Georgia U.S. Sen. Raphael Warnock makes the case for capping the cost of insulin for everyone as CMS Administrator Chiquita Brooks-LaSure, right, looks on during her visit to Georgia. Jill Nolin/Georgia Recorder
U.S. Sen. Raphael Warnock’s push to cap out-of-pocket insulin costs at $35 per month yielded pocketbook protection for seniors in last year’s Inflation Reduction Act.
But he couldn’t convince his colleagues to go further and curb costs for the life-saving drug for people with private insurance.
The Georgia Democrat has since revived his original proposal to cap insulin costs for everyone, included those who are uninsured. And this time, he is co-sponsoring the bill with Louisiana U.S. Sen. John Kennedy, who is a Republican.
“We will continue to work hard in the Senate until we get this over the finish line,” Warnock said Monday during a panel discussion at Southside Medical Center in Atlanta. “And I do this because I believe that health care is a human right. And it is certainly something the wealthiest nation on the planet can and ought to provide for all of its citizens.”
Warnock has long championed the issue, arguing that a century old drug should not be expensive for anybody today. Some Americans have struggled to afford insulin in recent years as the prices skyrocketed, leading them to ration supplies or take other desperate measures.
“Diabetes is a nasty disease. It affects every aspect of a person’s life and of their body,” said Dr. Theresa Jacobs, clinical director for Georgia Primary Care Association. Jacobs said she has had to prescribe medication based on what her diabetic patients can afford.
Warnock introduced the expansion bill in March. He was in Atlanta Monday with Chiquita Brooks-LaSure, administrator of the Centers for Medicare and Medicaid Services.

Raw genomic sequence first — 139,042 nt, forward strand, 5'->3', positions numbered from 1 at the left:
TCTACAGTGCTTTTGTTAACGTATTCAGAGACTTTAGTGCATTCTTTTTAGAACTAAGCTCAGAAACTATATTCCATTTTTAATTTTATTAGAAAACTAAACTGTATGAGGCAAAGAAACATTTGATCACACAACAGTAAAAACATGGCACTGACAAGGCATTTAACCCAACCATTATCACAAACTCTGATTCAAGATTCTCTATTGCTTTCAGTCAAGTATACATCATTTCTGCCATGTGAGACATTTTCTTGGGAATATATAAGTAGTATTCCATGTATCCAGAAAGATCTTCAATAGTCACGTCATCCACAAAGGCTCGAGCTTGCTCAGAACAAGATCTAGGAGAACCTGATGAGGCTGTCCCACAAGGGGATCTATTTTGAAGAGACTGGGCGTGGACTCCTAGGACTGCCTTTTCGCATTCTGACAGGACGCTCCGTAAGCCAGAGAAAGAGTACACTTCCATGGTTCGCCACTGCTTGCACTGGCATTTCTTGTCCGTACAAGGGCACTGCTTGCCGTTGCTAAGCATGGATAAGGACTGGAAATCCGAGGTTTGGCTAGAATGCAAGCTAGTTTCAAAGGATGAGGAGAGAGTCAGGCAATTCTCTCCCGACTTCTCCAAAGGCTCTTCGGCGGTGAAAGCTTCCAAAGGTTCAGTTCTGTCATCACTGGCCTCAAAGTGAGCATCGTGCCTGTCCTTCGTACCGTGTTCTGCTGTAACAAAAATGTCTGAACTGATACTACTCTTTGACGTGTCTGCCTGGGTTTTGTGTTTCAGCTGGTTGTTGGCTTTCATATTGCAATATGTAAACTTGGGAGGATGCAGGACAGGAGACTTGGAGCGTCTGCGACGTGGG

Americans with prescription drug coverage through Medicare are now seeing the monthly cap in action. For those who use a traditional pump, the monthly cost limit will kick in this July.
“It’s real money for people. It’s real access to care,” Brooks-LaSure said.
Under Warnock’s proposal, the $35 per month cap would extend to those with private insurance as well as uninsured insulin users.
Warnock, who was reelected last fall to a full six-year term, said Monday that an initial assessment from the Congressional Budget Office put the price tag at $629 million over a decade to cap the monthly insulin cost for those who have insurance.
“We can afford that, and we cannot afford not to do it,” Warnock told reporters Monday. “And we have to cover folks who have no insurance as well.”
The proposal also calls for a program within the U.S. Department of Health and Human Services that would allow health care providers and pharmacies to be reimbursed for costs above $35 for insulin dosage for anyone who is uninsured.
“By making preventative care more accessible, this bill would reduce long-term health care costs for individual patients, avoid devastating complications from diabetes and take pressure off the entire health care system,” Kennedy said in a statement this spring.
Twenty-two states have already moved to ease the cost insulin burden on their residents, with varying limits on out-of-pocket costs. Next door, Alabama has a $100 cap for a 30-day supply.
Under pressure, major drug companies have also announced plans this year to lower the list price for insulin products.
That has raised questions about whether more congressional intervention is even needed. Warnock argues it is.
“We have to keep pushing,” he said. “The marketplace alone is never a panacea for all problems, and so part of the dosage you need, if you will, to get this corrected in terms of the politics is good legislation, coupled with the innovation that we hopefully will continue to see in the private sector.”
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